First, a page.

John Fox sees one main, doable route to Bears rise in 2016


John Fox sees one main, doable route to Bears rise in 2016

While myriad pundits and critics nodded knowingly that they knew how bad the ultimately 6-10 Bears were (whether they were proclaiming that when the Bears were 5-6 and Robbie Gould lining up a potentially game-winning FG vs. San Francisco isn’t clear), John Fox wasn’t among them.

Fox’s expectations were not for a Lombardi trophy in 2015. But he saw the core of a team, particularly on offense, that could be good but didn’t quite know how to stay good. Notably, that involves something that lies within players' control.

[RELATED - Bears need to replace 'old' Jay Cutler? Don't tell that to John Fox]

That, more than any individual skill level, personnel situation or other specific, lies at the root of his Bears mission statement.

“We were good in spots,” Fox said this week at the NFL owners meetings. “We have to learn how to be good consistently. That’s individually, as a group, as a football team. We’d be pretty good one week but we didn’t have that much margin for error. Really none of us do because of how competitive everything is.”

It was his theme in thoughts about cornerback Kyle Fuller, who had streaks of both good and bad; about wide receiver Alshon Jeffery, nagged by injuries; even defensive lineman Ego Ferguson, lauded by Fox as perhaps the most consistent Bear this offseason and that was just in his rehab after knee surgery.

It was the first thing cited by GM Ryan Pace regarding linebacker Jerrell Freeman, signed by the Bears away from the Indianapolis Colts. Besides instincts and production, “He’s just a consistent producer wherever he’s been,” Pace said.

Said Fox: “It can’t be a three-week stretch, four-week stretch. It’s got to be consistent. Teams in this league that are consistent are generally the ones still playing at the end.”

Because consistency requires a commitment level beyond just selected moments or periods, some Bears roster moves involved exactly that issue.

Sometimes the route to that improvement involves addition by subtraction. A consistent theme from Fox and through the organization now is the premium not only on talent, but also on passion for football. The abilities of Brandon Marshall and Martellus Bennett were never in question; their priorities were, whether football was the passion or simply a stepping stone to post-football endeavors.

Foremost in Fox’s comments about linebacker Danny Trevathan, for example, was that “he loves football; that’s No. 1.”

[SHOP: Gear up, Bears fans!]

Fox is a proponent of many tenets for success espoused by former UCLA coaching legend John Wooden, beginning with two linchpins.

“Basically the cornerstones of success are hard work and enthusiasm,” Fox said. “And I think sometimes the enthusiasm part gets lost in the shuffle.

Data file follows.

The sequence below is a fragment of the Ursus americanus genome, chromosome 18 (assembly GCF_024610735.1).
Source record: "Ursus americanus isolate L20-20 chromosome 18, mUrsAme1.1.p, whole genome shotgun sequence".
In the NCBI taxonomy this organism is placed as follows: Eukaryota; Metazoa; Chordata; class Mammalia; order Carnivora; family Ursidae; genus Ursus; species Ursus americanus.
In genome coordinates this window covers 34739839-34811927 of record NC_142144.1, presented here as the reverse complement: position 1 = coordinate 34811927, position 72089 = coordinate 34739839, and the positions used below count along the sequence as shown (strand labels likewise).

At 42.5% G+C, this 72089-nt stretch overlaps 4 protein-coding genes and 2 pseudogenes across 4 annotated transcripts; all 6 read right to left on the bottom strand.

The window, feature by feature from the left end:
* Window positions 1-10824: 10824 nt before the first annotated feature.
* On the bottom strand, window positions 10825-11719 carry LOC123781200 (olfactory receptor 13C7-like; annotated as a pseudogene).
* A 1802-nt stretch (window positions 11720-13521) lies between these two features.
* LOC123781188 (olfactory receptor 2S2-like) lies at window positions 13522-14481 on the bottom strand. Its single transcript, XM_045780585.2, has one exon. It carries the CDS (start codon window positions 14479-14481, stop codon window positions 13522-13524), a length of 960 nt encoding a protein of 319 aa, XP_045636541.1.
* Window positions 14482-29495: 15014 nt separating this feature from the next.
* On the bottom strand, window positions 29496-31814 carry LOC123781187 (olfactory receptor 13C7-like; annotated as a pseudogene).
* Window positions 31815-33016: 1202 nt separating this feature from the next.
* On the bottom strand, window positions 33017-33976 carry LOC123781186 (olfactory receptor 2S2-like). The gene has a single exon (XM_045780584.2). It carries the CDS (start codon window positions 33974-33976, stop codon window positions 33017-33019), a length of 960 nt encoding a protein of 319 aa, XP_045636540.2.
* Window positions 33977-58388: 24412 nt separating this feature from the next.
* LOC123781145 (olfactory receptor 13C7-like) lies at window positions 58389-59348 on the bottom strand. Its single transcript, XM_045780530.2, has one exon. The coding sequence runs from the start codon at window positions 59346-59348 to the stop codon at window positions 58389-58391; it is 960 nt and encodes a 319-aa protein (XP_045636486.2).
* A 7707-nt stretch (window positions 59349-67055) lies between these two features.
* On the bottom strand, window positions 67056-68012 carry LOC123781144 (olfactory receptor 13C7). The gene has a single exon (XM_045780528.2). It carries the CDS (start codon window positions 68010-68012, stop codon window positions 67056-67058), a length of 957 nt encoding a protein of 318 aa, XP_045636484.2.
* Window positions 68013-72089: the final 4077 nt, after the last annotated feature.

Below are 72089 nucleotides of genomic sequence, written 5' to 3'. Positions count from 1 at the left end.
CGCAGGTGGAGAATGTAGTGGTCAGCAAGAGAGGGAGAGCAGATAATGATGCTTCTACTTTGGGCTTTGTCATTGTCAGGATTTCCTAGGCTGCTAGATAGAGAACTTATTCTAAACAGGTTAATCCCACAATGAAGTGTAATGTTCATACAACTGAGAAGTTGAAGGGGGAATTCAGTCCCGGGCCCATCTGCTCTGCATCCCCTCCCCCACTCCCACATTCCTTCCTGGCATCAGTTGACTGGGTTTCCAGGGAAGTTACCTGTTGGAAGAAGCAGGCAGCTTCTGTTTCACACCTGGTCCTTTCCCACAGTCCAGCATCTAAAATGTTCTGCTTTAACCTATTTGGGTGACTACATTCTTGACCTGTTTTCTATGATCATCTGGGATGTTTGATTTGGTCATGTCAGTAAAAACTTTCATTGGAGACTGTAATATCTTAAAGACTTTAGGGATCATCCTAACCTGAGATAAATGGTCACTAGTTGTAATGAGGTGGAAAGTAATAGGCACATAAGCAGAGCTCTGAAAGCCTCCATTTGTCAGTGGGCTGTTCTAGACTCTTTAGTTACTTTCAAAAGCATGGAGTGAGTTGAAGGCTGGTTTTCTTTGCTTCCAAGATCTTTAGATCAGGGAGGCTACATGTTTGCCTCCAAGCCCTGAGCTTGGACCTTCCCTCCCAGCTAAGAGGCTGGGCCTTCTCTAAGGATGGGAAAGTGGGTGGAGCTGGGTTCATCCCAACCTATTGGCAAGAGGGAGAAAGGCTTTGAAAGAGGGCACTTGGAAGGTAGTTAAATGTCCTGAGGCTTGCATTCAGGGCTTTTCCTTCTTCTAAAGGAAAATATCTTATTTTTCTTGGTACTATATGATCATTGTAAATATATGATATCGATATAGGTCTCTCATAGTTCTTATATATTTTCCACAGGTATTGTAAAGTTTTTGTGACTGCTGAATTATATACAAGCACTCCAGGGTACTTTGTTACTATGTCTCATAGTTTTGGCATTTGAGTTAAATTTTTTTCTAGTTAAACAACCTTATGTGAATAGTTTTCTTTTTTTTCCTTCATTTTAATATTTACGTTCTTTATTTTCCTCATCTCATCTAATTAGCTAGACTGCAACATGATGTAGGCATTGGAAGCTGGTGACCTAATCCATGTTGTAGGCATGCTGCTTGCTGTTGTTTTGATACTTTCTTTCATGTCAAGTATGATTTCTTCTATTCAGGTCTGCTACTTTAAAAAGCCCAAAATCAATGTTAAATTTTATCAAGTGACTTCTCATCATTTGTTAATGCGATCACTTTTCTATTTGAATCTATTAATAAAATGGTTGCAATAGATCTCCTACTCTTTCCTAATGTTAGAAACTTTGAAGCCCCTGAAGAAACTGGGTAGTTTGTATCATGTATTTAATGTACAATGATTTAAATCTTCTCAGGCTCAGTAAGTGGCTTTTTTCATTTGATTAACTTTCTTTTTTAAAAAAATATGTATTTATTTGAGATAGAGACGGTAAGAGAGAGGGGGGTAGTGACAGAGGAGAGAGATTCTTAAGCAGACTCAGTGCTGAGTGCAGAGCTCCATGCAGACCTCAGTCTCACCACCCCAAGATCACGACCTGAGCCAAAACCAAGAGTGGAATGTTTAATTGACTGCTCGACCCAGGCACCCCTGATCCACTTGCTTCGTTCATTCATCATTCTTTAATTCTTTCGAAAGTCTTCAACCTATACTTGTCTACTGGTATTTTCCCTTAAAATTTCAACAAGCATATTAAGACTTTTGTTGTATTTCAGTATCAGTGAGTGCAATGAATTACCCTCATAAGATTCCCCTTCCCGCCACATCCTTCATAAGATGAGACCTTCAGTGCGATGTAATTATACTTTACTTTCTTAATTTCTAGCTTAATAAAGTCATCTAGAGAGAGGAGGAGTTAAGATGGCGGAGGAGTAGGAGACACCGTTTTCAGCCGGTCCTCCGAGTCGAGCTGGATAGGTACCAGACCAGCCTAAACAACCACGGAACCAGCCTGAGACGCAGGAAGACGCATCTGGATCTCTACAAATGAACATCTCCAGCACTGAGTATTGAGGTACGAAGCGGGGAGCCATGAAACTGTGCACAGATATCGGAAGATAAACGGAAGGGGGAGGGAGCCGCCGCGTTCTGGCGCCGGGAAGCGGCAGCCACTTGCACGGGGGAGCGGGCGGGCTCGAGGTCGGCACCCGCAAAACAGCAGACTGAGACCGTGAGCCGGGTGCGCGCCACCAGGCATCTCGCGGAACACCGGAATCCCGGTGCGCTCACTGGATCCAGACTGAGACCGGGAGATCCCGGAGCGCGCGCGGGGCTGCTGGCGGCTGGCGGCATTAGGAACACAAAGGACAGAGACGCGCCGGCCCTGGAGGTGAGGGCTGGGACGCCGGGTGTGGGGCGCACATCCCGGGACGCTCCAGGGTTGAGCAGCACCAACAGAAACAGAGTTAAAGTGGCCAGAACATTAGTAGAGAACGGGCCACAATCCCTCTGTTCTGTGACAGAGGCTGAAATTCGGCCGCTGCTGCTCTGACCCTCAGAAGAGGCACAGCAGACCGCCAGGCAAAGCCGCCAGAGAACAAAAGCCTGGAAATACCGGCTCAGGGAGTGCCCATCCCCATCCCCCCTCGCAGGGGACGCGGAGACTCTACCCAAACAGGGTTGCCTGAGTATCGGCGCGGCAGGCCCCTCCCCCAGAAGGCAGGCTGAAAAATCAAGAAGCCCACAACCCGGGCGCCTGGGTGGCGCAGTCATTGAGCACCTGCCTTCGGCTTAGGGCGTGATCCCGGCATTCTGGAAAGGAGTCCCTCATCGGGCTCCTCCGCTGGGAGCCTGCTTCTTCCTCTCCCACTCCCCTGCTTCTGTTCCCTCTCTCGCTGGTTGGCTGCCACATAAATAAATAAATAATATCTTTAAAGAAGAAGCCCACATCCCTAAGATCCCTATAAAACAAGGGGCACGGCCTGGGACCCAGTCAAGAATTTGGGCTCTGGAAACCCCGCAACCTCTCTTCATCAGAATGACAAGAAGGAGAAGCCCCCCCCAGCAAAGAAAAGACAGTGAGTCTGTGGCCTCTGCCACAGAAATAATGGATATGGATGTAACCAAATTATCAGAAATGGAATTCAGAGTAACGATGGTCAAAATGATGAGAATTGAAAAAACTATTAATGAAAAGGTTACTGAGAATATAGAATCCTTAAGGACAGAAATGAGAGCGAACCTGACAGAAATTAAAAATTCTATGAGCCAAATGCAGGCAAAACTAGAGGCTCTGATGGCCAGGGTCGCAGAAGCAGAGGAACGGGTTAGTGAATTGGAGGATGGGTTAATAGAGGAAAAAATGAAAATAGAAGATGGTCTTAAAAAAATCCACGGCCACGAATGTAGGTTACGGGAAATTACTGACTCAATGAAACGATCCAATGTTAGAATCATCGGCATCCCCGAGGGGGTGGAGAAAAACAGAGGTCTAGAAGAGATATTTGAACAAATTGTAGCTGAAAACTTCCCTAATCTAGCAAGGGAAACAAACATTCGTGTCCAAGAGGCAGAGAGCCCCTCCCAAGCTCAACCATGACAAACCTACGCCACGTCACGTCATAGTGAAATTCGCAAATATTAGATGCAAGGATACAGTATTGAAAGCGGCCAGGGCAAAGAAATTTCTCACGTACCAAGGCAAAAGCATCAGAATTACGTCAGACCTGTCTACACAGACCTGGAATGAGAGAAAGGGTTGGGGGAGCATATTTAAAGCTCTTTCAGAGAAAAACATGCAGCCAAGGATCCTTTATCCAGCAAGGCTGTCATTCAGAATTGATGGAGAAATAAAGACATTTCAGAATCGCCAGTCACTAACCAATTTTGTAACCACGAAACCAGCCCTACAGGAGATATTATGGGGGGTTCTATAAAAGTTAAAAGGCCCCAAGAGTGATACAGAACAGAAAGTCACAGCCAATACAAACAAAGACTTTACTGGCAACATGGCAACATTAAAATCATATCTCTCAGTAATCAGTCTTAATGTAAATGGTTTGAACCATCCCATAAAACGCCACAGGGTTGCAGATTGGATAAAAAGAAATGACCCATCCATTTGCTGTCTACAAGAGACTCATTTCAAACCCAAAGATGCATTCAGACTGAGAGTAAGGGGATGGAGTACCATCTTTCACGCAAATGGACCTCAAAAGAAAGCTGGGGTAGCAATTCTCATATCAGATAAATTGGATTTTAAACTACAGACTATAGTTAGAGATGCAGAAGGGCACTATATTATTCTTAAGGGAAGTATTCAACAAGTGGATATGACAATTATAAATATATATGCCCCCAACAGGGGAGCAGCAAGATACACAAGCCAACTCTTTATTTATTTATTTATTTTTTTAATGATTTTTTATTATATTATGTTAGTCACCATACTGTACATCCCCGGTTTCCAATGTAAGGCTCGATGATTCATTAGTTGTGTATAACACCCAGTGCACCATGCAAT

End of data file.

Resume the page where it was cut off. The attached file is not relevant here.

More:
“We talk about guys being ‘above the line.’ And it’s every day. Just keep it simple, how to progress and get better every day, build a building that can produce that. I think that takes a lot of work and a lot of good people. And I’m not just about coaches. I’m talking about trainers, talking about equipment men, our strength and conditioning staff, because all their hands are on these players every day. And really creating that environment is important…"

Bill Belichick scoffs at Khalil Mack-Lawrence Taylor comparison

Bill Belichick scoffs at Khalil Mack-Lawrence Taylor comparison

All of the good graces Bill Belichick may have won on Tuesday afternoon -- when he compared the Bears' offense to Kansas City's -- are officially gone. 

Today, when talking to reporters, a Khalil Mack-Lawrence Taylor comparison came up. Belichick, who coached LT as the New York Giants’ defensive coordinator in the 1980s, was NOT having it: 

"Wait a minute, we’re talking about Lawrence Taylor now. I’m not putting anybody in (LT’s) class. Put everybody down below that. With a lot of respect to a lot of good players, we’re talking about Lawrence Taylor."

A bit harsh, Bill. 

For what it's worth, here's Khalil Mack's 2018 projection, assuming his latest ankle injury doesn't make him miss time: 

20 sacks, four interceptions, 16 forced fumbles, 4 fumble recoveries

That's .5 sacks less and four INTS, 16 FFs and 4 recoveries more than LT had in his 1986 MVP season. And yeah, maybe "they didn't record tackles/fumbles in 1986" and "16 forced fumbles would not only blow the current record (10) out of the water but is just plain unrealistic" but whatever, we're just sayin'. 

UPDATE: shocker, LT agrees: 

Matt Nagy gives update on the state of Khalil Mack's ankle

Matt Nagy gives update on the state of Khalil Mack's ankle

The Bears have seemingly dodged a bullet, for now. 

Following Tuesday's announcement that Khalil Mack would undergo further tests on the right ankle injury he sustained during Sunday's loss, Bears head coach had more optimistic news on Wednesday:

It could obviously get a lot worse than a day-to-day diagnosis, though not practicing on Wednesday might raise some eyebrows. 

It sounds like Mack is expected to be a go for Sunday's matchup with the Patriots, though as the Bears saw with the Dolphins' QB situation last week, things can change in a heartbeat.